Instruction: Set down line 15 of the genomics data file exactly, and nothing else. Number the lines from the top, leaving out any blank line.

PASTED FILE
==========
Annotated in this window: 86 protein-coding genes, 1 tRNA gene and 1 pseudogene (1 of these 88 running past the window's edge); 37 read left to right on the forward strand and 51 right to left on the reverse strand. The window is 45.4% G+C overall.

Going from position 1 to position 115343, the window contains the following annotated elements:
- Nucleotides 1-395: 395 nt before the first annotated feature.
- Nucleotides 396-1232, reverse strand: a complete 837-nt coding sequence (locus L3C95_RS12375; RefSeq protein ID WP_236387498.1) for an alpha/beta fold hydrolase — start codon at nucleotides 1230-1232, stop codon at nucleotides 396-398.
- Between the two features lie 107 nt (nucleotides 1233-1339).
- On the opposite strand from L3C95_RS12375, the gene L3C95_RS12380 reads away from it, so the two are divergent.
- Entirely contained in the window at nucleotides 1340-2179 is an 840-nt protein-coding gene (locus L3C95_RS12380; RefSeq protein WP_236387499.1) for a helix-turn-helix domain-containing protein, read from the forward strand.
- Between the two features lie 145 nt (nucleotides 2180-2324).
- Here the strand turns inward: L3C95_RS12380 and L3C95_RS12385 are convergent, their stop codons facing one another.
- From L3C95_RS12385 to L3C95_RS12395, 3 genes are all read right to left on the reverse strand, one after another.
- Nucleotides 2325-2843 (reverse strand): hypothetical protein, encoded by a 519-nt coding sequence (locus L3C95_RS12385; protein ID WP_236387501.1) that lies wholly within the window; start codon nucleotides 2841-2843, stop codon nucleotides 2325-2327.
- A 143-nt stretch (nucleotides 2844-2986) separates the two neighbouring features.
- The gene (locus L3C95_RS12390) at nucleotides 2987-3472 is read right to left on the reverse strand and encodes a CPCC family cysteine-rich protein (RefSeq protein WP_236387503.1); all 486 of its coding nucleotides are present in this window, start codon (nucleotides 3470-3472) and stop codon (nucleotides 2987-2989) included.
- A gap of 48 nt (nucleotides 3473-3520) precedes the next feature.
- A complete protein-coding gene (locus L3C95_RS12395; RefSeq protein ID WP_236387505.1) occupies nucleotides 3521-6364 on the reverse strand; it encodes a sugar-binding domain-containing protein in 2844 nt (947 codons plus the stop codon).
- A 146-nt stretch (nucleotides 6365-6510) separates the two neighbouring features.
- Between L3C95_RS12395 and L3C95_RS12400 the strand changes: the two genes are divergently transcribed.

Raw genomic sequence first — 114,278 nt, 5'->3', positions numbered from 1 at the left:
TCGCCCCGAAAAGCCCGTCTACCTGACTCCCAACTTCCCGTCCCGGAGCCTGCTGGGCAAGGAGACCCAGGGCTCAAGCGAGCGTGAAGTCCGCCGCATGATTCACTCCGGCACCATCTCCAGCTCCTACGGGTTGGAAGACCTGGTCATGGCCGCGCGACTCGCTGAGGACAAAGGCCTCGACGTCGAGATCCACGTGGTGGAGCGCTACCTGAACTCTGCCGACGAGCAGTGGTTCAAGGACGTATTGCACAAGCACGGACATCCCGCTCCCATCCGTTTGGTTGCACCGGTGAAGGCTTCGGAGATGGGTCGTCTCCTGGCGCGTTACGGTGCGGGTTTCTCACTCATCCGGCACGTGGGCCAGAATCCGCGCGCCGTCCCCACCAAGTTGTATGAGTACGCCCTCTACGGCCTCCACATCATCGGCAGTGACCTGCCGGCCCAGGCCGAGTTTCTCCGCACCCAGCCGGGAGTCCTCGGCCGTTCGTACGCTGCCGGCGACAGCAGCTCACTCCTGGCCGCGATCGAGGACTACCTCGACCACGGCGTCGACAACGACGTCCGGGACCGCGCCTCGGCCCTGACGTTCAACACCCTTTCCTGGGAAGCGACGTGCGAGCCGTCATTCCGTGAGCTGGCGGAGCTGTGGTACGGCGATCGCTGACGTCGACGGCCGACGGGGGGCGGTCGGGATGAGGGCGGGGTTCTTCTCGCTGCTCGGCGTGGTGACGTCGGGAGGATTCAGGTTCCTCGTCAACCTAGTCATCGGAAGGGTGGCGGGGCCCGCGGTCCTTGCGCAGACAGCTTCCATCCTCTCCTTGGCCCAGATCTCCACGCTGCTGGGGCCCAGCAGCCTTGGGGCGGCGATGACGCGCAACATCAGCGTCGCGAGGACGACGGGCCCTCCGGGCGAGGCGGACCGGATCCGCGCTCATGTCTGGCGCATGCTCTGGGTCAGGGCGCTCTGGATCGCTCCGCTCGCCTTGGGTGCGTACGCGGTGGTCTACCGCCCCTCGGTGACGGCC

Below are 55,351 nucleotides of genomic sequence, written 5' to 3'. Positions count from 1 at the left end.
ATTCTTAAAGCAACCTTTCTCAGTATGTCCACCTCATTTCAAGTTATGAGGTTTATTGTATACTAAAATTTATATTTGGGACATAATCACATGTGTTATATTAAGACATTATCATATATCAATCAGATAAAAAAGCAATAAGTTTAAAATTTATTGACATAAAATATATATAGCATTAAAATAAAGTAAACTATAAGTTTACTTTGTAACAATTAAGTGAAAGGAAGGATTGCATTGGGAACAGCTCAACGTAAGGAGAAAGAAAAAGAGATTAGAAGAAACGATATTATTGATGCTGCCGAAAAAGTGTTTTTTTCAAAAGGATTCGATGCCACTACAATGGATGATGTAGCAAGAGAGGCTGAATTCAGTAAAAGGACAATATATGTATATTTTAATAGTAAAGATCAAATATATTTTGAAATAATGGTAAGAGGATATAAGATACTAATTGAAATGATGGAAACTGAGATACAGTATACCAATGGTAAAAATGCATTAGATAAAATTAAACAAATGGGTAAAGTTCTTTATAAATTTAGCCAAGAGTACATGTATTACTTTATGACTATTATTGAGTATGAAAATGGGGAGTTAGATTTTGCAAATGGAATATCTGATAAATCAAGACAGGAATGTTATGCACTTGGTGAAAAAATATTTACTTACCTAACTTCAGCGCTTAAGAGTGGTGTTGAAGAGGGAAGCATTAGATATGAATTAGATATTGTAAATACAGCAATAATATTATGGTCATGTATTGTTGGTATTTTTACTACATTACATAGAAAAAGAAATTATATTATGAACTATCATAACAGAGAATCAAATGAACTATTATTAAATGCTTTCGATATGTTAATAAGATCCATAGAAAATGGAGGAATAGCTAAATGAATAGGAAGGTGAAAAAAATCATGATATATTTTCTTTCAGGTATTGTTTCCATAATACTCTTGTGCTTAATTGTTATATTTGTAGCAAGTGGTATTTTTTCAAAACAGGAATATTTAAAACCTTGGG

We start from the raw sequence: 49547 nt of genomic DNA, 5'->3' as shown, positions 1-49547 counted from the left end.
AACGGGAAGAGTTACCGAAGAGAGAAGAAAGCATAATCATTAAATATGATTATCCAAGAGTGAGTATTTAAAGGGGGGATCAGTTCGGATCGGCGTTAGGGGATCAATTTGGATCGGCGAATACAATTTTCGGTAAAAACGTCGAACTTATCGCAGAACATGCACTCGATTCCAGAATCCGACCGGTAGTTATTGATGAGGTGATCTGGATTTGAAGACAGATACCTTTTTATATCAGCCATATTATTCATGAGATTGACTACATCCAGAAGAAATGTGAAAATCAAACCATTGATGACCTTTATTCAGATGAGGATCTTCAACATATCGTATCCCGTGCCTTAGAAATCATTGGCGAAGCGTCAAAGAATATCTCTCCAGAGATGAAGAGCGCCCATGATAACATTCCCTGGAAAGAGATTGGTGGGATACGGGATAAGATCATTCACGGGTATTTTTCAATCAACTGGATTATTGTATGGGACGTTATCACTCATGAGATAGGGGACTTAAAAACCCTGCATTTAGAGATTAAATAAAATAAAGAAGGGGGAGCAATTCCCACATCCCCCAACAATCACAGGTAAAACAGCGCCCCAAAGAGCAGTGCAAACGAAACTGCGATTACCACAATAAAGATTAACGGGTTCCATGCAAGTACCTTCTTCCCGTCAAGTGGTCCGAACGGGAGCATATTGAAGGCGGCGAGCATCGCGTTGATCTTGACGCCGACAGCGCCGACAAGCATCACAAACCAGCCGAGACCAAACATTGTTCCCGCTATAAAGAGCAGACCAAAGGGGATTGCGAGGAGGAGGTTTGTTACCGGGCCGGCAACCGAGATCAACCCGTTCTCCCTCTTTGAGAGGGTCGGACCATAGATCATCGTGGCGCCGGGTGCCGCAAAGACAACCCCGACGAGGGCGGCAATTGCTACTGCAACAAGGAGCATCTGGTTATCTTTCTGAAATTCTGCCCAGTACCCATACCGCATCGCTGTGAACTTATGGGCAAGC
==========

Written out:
- A complete protein-coding gene (locus L3C95_RS12395; RefSeq protein ID WP_236387505.1) occupies nucleotides 3521-6364 on the reverse strand; it encodes a sugar-binding domain-containing protein in 2844 nt (947 codons plus the stop codon).